Browse Prior Art Database

Graphical Procedural Capability

IP.com Disclosure Number: IPCOM000120309D
Original Publication Date: 1991-Apr-01
Included in the Prior Art Database: 2005-Apr-02
Document File: 8 page(s) / 378K

Publishing Venue

IBM

Related People

Jones, SA: AUTHOR [+3]

Abstract

A graphical method of defining decision support tasks that involve multiple steps, made easy for the user is described. Normal, silent and unattended modes of operation are supported and routing of output to a device - printer, plotter, shredder or outbasket - is permitted. The output from one object to become the input to another object is allowed, together with the output from one object to be the input to multiple objects. An object may receive multiple inputs and independent parallel chains may also be defined.

This text was extracted from an ASCII text file.
This is the abbreviated version, containing approximately 17% of the total text.

Graphical Procedural Capability

      A graphical method of defining decision support tasks
that involve multiple steps, made easy for the user is described.
Normal, silent and unattended modes of operation are supported and
routing of output to a device - printer, plotter, shredder or
outbasket - is permitted.  The output from one object to become the
input to another object is allowed, together with the output from one
object to be the input to multiple objects.  An object may receive
multiple inputs and independent parallel chains may also be defined.

      Procedures are depicted graphically as a set of icons which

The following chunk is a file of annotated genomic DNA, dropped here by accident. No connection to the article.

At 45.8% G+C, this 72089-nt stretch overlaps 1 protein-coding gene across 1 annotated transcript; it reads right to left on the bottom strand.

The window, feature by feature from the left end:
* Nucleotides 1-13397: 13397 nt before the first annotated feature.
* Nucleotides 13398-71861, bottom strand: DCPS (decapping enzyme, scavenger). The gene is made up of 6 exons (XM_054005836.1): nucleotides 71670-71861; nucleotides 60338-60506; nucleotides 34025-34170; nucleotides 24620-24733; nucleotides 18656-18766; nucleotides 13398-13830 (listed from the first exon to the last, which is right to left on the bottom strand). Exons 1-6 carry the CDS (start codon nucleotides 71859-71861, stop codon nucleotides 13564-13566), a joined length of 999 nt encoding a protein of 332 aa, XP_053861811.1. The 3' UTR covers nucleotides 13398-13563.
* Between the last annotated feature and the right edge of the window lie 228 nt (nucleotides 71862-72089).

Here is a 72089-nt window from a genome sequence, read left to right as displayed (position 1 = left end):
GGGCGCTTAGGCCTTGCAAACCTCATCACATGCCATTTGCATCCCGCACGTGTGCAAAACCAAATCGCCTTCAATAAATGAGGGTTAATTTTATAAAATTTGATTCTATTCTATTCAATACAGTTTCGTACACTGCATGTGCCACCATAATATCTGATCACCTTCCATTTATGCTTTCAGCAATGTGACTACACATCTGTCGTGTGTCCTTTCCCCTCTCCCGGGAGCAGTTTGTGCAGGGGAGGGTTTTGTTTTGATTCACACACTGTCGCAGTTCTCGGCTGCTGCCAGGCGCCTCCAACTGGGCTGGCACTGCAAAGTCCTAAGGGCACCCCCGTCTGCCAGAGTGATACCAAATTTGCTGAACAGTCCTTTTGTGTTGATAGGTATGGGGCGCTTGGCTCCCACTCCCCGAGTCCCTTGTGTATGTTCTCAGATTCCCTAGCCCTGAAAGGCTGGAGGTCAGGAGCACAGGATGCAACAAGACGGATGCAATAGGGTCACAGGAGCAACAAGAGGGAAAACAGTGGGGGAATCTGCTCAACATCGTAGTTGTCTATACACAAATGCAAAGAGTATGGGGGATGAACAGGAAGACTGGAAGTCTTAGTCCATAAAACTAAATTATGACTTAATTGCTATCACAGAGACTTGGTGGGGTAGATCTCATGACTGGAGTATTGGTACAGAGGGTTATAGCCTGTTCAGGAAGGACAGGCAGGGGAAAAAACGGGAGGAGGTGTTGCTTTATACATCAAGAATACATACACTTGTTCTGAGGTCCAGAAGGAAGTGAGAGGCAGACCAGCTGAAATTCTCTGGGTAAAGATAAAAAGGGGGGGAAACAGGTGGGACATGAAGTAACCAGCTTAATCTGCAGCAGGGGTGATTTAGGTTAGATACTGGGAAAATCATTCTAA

represent objects that are to be processed or manipulated.   An icon
can be connected to another to indicate a dependency, which implies
data transfer, so that chains of related tasks can be built.  Actions
to be performed on the objects are not stated specifically, but are
implied by a pair of connected icons.  For example, a report attached
to a printer is translated into a request to print the results of the
report.

      To open an object, a view of the object is displayed on the
screen, and is connected to an icon which represents the screen.
Conversely, if an object is not connected to a screen icon, the
object handler will be invoked in silent running mode so that no
display of that object appears on the screen.  A graphic procedure is
built by dragging icons from windows and positioning them within the
procedure.  They can then be moved, copied or deleted. Icons can also
be selected from a palette of object classes. This can be quicker
when building a procedure because the user does not have to find the
container which holds the real object.  At a later stage, a real
object can be associated with the object class icon.

      Display is based on a grid system, which can be visible at the
user's discretion.  Icons are positioned in empty cells of the grid.
Each cell of the grid is large enough to take a standard-sized icon
and the name of the object it represents.  Links between objects can
be established and broken as required.  If an icon is moved within
the procedure, existing links are maintained and re-drawn, there are
two types of links - Data Transfer and Wait.  Data transfer specifies
that the first object of a linked pair be used by the second object
of the pair, a data table can be used by a chart, or a report
be used by a printer.  Wait links indicate a dependency when no data
transfer is involved.  A Wait link might be specified to ensure that
an object is not discarded until other tasks using it have finished.
Procedures do not have to contain a single chain of related tasks.
Multiple chains can be started and come together, or remain apart.
Execution will start with the first chain and will proceed according
to the dependencies inherent within it.  However, if the procedure
regains control, when the current object handler enters a wait state,
for example, the next independ...